mar·​que·​try | \ ˈmär-kə-trē How to pronounce marquetry (audio) \
variants: or less commonly marqueterie

Definition of marquetry

: decorative work in which elaborate patterns are formed by the insertion of pieces of material (such as wood, shell, or ivory) into a wood veneer that is then applied to a surface (as of a piece of furniture)

Illustration of marquetry

Illustration of marquetry

M marquetry

Examples of marquetry in a Sentence

Recent Examples on the Web Montefeltro’s marquetry studiolo, his library and office, is one of the most splendid spaces in Italy. Brian T. Allen, National Review, "Random Thoughts on Raphael," 5 Sep. 2020 Beginning in the 15th century in France, marquetry, or the art of inlaying thin pieces of wood or metal into an intricate design, became a winning decorative approach in furniture. Vanessa Lawrence, ELLE Decor, "A Dazzling New Collection of Watches Captures the Beauty of Underwater Life," 10 Aug. 2020 However, marquetry isn’t the exclusive purview of beautiful decor, as evidenced by Breguet’s use of the technique in its new collection of Marine Haute Joaillerie 9509 Poseidonia watches. Vanessa Lawrence, ELLE Decor, "A Dazzling New Collection of Watches Captures the Beauty of Underwater Life," 10 Aug. 2020 For more than half a century, the Orient Express ran from Paris to Istanbul, among other routes, its luxurious cars fitted out with Lalique glass reliefs, mahogany paneling, and rosewood marquetry. Penelope Green,, "James Sherwood; revived the Orient Express, 86," 5 July 2020 The Lotus badge on the Evija's nose will be made using a marquetry process, laid into the carbon-fiber structure. Mike Duff, Car and Driver, "2021 Lotus Evija Still Coming This Year, and Future Owners Can Spec It," 29 Apr. 2020 Queen Victoria and Prince Albert had visited the vast isles and were charmed by the marquetry and intricate detailing of these special furnishings. Brenda Yenke, cleveland, "Celebrating our Celtic influences: Yenke Peddler antiques," 12 Mar. 2020 The tones shift according to no discernible rule, giving the piece an unexpected rhythm, a word Saunders likes to use to describe the effect of the patterns created by the delicate marquetry, which is abundant in his designs. New York Times, "The Scottish Designer Who’s Trading in Fashion for Furniture," 13 Feb. 2020 That includes a high-concept menu with a drink that’s layered like a parfait and wood marquetry art that magically reveals words from certain angles. Sarah Firshein, Condé Nast Traveler, "Riggs Washington DC: First In," 7 Feb. 2020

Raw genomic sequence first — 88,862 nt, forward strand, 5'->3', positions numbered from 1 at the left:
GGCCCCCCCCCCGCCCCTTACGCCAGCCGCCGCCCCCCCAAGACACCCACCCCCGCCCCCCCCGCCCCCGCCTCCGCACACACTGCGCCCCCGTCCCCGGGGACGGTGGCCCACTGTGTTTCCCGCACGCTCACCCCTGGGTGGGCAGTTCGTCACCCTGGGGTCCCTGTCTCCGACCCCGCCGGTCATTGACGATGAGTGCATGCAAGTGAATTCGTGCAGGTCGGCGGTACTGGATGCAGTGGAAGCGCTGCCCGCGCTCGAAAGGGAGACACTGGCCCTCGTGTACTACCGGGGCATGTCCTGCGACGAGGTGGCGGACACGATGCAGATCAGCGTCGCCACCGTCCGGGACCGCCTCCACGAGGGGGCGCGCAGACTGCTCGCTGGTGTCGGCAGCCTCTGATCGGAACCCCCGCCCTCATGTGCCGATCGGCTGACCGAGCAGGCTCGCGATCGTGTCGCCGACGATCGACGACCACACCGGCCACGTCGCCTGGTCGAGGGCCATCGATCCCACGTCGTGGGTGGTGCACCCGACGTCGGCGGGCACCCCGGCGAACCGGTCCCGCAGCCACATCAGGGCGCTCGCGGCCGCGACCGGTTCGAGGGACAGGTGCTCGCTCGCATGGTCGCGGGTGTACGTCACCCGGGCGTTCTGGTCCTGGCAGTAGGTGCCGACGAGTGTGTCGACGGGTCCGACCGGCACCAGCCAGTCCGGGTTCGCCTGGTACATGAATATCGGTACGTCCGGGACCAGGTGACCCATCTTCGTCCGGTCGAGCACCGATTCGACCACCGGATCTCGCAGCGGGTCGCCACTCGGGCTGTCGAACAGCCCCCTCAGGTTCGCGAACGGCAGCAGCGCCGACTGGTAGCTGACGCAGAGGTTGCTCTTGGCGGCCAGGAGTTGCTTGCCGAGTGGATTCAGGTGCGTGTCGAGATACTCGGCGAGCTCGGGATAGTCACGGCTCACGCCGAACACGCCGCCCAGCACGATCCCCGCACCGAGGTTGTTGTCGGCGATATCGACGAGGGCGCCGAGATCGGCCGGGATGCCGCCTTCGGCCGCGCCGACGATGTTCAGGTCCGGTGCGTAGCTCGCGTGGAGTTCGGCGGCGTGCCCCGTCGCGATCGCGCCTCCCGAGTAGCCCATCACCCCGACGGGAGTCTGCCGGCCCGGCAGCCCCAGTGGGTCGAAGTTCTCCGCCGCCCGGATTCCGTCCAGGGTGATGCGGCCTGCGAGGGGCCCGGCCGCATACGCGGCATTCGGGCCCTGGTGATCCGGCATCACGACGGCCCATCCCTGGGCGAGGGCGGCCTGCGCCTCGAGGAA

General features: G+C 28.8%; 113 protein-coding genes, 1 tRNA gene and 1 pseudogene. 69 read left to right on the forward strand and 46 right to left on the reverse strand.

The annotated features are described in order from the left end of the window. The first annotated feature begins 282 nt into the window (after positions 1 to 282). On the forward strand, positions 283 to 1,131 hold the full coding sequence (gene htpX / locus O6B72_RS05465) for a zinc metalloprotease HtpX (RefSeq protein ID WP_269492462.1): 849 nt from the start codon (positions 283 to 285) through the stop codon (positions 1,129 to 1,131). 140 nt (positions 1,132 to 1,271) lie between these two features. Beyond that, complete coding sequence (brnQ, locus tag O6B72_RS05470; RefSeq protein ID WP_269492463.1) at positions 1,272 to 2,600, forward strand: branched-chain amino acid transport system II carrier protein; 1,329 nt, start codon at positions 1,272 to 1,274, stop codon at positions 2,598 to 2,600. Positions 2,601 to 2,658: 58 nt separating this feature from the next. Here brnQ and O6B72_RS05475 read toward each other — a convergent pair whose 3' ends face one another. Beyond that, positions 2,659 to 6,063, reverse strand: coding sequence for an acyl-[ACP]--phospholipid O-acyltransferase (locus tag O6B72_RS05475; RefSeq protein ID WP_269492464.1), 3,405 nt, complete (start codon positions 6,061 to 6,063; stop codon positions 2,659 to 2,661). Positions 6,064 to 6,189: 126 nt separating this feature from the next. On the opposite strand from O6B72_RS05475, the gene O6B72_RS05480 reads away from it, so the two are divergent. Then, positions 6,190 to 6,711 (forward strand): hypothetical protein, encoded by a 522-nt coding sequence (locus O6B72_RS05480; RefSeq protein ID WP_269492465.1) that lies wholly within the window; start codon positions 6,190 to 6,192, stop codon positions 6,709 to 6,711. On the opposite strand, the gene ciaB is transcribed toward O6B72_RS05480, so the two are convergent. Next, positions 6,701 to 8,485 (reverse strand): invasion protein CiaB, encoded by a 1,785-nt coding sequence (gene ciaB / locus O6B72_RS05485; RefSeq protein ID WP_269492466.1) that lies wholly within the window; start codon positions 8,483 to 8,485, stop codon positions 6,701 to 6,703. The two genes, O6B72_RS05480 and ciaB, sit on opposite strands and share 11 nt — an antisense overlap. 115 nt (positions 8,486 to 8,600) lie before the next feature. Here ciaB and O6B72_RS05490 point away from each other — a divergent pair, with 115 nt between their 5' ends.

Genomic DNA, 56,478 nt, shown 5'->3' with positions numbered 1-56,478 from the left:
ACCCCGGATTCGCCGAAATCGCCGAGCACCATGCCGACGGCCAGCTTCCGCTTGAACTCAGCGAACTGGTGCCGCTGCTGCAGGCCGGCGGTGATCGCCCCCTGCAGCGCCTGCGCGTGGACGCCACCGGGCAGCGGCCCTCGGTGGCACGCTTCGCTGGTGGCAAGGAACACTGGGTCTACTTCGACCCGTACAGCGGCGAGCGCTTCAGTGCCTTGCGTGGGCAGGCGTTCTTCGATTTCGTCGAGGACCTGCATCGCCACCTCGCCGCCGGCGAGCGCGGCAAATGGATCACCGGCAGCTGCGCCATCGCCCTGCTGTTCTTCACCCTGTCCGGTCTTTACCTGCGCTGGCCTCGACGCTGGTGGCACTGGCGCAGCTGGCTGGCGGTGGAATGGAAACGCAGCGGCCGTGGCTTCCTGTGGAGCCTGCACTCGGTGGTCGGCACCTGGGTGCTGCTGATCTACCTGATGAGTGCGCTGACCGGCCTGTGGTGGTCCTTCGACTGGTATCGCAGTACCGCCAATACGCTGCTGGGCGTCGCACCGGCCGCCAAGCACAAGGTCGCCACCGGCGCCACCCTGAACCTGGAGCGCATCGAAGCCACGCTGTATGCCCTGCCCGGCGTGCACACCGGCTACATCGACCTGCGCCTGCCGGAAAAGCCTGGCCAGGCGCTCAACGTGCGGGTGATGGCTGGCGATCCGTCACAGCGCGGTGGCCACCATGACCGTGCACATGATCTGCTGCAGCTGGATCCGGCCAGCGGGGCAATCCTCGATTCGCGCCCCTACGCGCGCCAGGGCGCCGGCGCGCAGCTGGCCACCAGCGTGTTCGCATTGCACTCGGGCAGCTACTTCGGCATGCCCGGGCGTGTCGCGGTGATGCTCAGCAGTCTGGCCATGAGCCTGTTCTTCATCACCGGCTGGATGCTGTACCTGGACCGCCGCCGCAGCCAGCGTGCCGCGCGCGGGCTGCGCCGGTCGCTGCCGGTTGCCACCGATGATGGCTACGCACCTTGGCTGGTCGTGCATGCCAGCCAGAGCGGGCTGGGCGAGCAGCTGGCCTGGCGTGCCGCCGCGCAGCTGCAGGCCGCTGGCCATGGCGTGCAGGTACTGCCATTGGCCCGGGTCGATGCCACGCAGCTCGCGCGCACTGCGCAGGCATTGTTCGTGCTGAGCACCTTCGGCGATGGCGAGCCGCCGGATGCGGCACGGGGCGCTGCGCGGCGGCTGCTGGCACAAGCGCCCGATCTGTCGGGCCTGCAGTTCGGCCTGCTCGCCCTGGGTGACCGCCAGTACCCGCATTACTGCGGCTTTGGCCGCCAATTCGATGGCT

These example sentences are selected automatically from various online news sources to reflect current usage of the word 'marquetry.' Views expressed in the examples do not represent the opinion of Merriam-Webster or its editors. Send us feedback.

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First Known Use of marquetry

1563, in the meaning defined above

History and Etymology for marquetry

Middle French marqueterie, from marqueter to checker, inlay, from marque mark

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Time Traveler for marquetry

Time Traveler

The first known use of marquetry was in 1563

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Cite this Entry

“Marquetry.” Dictionary, Merriam-Webster, Accessed 18 Jan. 2021.

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